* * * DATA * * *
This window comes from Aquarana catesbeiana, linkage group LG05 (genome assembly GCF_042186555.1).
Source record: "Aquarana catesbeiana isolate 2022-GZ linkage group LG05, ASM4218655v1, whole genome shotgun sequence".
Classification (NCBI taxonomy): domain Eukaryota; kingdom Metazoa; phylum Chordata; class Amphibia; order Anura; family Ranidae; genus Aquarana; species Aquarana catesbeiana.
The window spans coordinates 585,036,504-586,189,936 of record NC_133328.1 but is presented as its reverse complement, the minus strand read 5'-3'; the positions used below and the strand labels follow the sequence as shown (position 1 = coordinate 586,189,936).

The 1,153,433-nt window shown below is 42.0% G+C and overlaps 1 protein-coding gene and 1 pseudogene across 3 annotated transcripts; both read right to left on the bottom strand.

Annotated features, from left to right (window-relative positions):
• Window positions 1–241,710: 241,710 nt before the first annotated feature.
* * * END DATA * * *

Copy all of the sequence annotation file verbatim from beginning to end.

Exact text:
This window comes from Aquarana catesbeiana, linkage group LG05 (genome assembly GCF_042186555.1).
Source record: "Aquarana catesbeiana isolate 2022-GZ linkage group LG05, ASM4218655v1, whole genome shotgun sequence".
Classification (NCBI taxonomy): domain Eukaryota; kingdom Metazoa; phylum Chordata; class Amphibia; order Anura; family Ranidae; genus Aquarana; species Aquarana catesbeiana.
The window spans coordinates 585,036,504-586,189,936 of record NC_133328.1 but is presented as its reverse complement, the minus strand read 5'-3'; the positions used below and the strand labels follow the sequence as shown (position 1 = coordinate 586,189,936).

The 1,153,433-nt window shown below is 42.0% G+C and overlaps 1 protein-coding gene and 1 pseudogene across 3 annotated transcripts; both read right to left on the bottom strand.

Annotated features, from left to right (window-relative positions):
• Window positions 1–241,710: 241,710 nt before the first annotated feature.